first_img Area:  1418 m² Year Completion year of this architecture project Photographs:  Joe Fletcher, Hammond and Company, Concept Lighting Lab, Faulkner Architects Manufacturers Brands with products used in this architecture project ArchDaily Architects: Faulkner Architects Area Area of this architecture project Tack Barn / Faulkner Architects Save this picture!© Joe Fletcher+ 23Curated by Paula Pintos Share CLL. Concept Lighting Lab ShareFacebookTwitterPinterestWhatsappMailOrhttps://www.archdaily.com/948827/tack-barn-faulkner-architects Clipboard 2017 Year:  ShareFacebookTwitterPinterestWhatsappMailOrhttps://www.archdaily.com/948827/tack-barn-faulkner-architects Clipboard United States Tack Barn / Faulkner ArchitectsSave this projectSaveTack Barn / Faulkner Architects Geotechnical Engineer: Structural Engineer: Michael Boucher Landscape Architecture CopyHouses, Adaptive Reuse•Sonoma, United States CopyAbout this officeFaulkner ArchitectsOfficeFollowProductWood#TagsProjectsBuilt ProjectsSelected ProjectsResidential ArchitectureHousesRefurbishmentAdaptive reuseSonomaOn FacebookUnited StatesPublished on October 02, 2020Cite: “Tack Barn / Faulkner Architects” 02 Oct 2020. ArchDaily. Accessed 10 Jun 2021. ISSN 0719-8884Browse the CatalogSinkshansgroheBathroom Mixers – LogisVinyl Walls3MExterior Vinyl Finish – DI-NOC™ StonePartitionsSkyfoldWhere to Increase Flexibility in SchoolsTiles / Mosaic / GresiteCupa PizarrasVentilated Facade – CUPACLAD UprightGlassLAMILUXGlass Roof PR60ConcreteKrytonCrystalline Waterproofing – KIMSkylightsVELUX CommercialAtrium Longlight Skylights in ExperimentariumMetal PanelsLorin IndustriesAnodized Aluminum – Copper FinishesStonesFranken-SchotterWall Covering & CladdingWindowsRabel Aluminium SystemsMinimal Casement Windows – Rabel 8400 Slim Super Thermal PlusSwingsStudio StirlingHanging Chair – BasketWallcovering / CladdingArrigoni WoodsWood Cladding – AcousticMore products »Save世界上最受欢迎的建筑网站现已推出你的母语版本!想浏览ArchDaily中国吗?是否翻译成中文现有为你所在地区特制的网站?想浏览ArchDaily中国吗?Take me there »✖You’ve started following your first account!Did you know?You’ll now receive updates based on what you follow! Personalize your stream and start following your favorite authors, offices and users.Go to my stream Manufacturers: 12th Avenue Iron, Rohl, Duravit, Dynamic Steel Arte, Shaws of Darwen, Smeg Hammond and Company NV5 “COPY” CFBR Structural Group Lighting: Lea & Braze Engineering Projects Civil Engineer: “COPY” Contractor: Houses Landscape: Photographs Architecture:Faulkner ArchitectsMechanical / Electrical Engineer:Sugarpine EngineeringCity:SonomaCountry:United StatesMore SpecsLess SpecsSave this picture!© Hammond and CompanyRecommended ProductsMetallicsKriskadecorMetal Fabric – Outdoor CladdingWindowsLibartVertical Retracting Doors & WindowsMetallicsTECU®Copper Surface – Classic CoatedDoorsRabel Aluminium SystemsMinimal Sliding Door – Rabel 62 Slim Super ThermalText description provided by the architects. In the early 1900s, writer Jack London made his permanent home in Glen Ellen, California, a less populated part of the California wine country 50 miles north of San Francisco. Drawn by the land, London believed in the redemptive qualities of rural life. As the first step in creating a similar kind of retreat in Glen Ellen for themselves, a San Francisco family and repeat client asked us to reclaim a 1950s tack barn as living space. The family wanted to stay in the barn on weekends in order to get the lay off the land for future planning and construction. Save this picture!© Joe FletcherThe original tack barn consisted of a single interior tool- and workspace with a crushed gravel floor, upper-level sleeping attic, and a lean-to shed roof for horses. The program called for a minimal living space provided for cooking, sleeping for four, and toilet/shower. Local rules limited the maximum allowable size for an accessory structure to 840 square feet, which constrained the amount of conditioned space possible. We removed the attic and added a recessed exterior covered access and unconditioned sleeping porch, resulting in a useable area of 1,565 square feet with a conditioned area of 839 square feet.  Save this picture!© Hammond and CompanyWe kept the original wood-frame structure and left it unfinished, retaining the visible history and smell of the old Douglas Fir. An insulated locally reclaimed 2×8 redwood rain screen was fitted to the exterior. The spaced boards continue at the entry and sleeping porch spaces. Additional wood framing consists of reclaimed Douglas Fir salvaged from the original construction.Save this picture!© Joe FletcherThe living space is heated with a new radiant concrete slab and is not mechanically cooled. A 10,000 BTU propane-fired boiler provides heat (seldom needed) and domestic hot water. The screened porch is unheated and serves to ventilate the living space with prevailing southwest winds through a shutter-fitted double-hung steel window that provides the cook’s sink with a traditional aspect facing the valley.  Save this picture!© Hammond and CompanySave this picture!Floor plan – ActualSave this picture!© Concept Lighting LabThe reuse of an old barn to house people on weekend getaways from urban life presents a potential conflict in identity for the built form. However, uses change over time. The intention here was to maintain this barn’s familiar appearance in the neighborhood while allowing the signs of human inhabitation to be subtle but evident. Save this picture!© Hammond and CompanyProject gallerySee allShow lessHouse Katz / Gregory Katz ArchitectureSelected ProjectsOpen Call: Architecture Through Re-purposeStudent Competitions Sharelast_img read more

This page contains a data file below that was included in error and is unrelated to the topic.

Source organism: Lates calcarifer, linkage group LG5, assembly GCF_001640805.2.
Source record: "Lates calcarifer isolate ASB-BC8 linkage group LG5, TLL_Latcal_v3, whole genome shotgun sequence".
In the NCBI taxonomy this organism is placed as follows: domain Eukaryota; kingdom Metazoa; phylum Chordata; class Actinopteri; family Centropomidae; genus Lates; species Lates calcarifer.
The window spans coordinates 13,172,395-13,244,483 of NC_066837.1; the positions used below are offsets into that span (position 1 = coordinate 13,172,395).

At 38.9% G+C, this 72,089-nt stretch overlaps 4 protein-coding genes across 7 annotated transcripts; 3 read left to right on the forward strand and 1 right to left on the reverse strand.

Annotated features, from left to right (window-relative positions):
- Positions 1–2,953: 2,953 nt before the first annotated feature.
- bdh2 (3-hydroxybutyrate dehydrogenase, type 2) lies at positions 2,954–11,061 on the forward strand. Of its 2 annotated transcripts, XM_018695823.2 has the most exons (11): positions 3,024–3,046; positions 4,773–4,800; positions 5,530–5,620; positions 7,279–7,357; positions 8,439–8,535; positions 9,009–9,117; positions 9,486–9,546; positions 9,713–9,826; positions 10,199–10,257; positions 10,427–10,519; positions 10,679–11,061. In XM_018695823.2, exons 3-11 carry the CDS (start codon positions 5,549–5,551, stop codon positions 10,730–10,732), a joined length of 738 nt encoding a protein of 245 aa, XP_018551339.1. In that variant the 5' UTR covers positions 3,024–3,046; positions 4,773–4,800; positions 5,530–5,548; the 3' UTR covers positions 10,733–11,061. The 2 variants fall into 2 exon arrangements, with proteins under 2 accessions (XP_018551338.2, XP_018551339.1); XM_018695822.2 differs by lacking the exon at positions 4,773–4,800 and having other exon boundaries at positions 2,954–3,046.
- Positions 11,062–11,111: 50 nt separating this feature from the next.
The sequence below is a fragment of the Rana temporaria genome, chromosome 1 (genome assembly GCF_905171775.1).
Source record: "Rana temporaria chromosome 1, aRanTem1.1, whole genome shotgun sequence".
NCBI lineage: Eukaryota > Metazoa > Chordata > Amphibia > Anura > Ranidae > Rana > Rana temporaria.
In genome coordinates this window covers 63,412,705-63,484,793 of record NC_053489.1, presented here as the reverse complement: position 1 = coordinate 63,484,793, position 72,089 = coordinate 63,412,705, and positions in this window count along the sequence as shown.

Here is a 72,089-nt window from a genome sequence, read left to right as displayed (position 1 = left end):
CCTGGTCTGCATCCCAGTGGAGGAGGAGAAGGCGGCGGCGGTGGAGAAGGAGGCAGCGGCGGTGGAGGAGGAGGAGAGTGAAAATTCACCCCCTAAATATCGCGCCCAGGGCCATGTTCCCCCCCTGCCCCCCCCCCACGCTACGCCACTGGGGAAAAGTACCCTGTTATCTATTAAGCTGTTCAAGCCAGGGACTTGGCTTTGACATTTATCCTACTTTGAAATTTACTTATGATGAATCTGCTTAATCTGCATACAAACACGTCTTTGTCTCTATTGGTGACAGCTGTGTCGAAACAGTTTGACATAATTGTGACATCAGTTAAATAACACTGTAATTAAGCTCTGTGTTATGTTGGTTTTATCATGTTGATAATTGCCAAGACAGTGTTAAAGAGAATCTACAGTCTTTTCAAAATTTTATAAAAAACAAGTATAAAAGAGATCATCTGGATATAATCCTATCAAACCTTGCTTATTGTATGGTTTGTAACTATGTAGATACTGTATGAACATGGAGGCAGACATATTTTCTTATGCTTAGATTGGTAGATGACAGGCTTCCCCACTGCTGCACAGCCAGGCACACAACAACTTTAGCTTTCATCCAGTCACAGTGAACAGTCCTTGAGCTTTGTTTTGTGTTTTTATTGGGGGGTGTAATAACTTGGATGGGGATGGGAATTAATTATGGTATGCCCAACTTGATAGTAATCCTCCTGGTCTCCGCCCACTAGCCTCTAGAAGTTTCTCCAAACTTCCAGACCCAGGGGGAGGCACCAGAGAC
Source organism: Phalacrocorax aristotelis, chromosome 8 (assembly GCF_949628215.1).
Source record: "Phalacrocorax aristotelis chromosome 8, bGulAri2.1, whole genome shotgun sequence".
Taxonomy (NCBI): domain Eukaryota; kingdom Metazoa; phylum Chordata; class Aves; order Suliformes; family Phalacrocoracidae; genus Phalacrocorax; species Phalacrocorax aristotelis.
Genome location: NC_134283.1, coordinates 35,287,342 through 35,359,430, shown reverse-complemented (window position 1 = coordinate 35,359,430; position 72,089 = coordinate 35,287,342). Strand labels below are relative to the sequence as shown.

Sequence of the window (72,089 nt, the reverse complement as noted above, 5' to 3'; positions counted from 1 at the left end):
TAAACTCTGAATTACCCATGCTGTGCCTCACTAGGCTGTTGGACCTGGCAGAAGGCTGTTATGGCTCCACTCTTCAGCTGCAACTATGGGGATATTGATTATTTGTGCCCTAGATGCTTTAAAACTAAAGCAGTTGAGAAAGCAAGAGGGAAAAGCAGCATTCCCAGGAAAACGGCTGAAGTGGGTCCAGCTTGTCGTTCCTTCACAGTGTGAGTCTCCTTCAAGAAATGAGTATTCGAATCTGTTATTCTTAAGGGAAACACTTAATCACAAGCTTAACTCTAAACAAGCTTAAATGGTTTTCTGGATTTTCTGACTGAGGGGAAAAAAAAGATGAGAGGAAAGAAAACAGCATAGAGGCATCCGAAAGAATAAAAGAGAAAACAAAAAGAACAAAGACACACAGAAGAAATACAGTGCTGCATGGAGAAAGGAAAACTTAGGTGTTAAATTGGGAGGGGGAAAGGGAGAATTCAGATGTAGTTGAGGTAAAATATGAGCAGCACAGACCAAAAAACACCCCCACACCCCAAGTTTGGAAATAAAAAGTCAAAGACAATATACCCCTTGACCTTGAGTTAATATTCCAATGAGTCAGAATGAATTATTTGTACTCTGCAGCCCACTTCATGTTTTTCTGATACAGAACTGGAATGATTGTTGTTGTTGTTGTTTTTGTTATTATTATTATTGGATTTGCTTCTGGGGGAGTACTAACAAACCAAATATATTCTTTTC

Athletes break their silence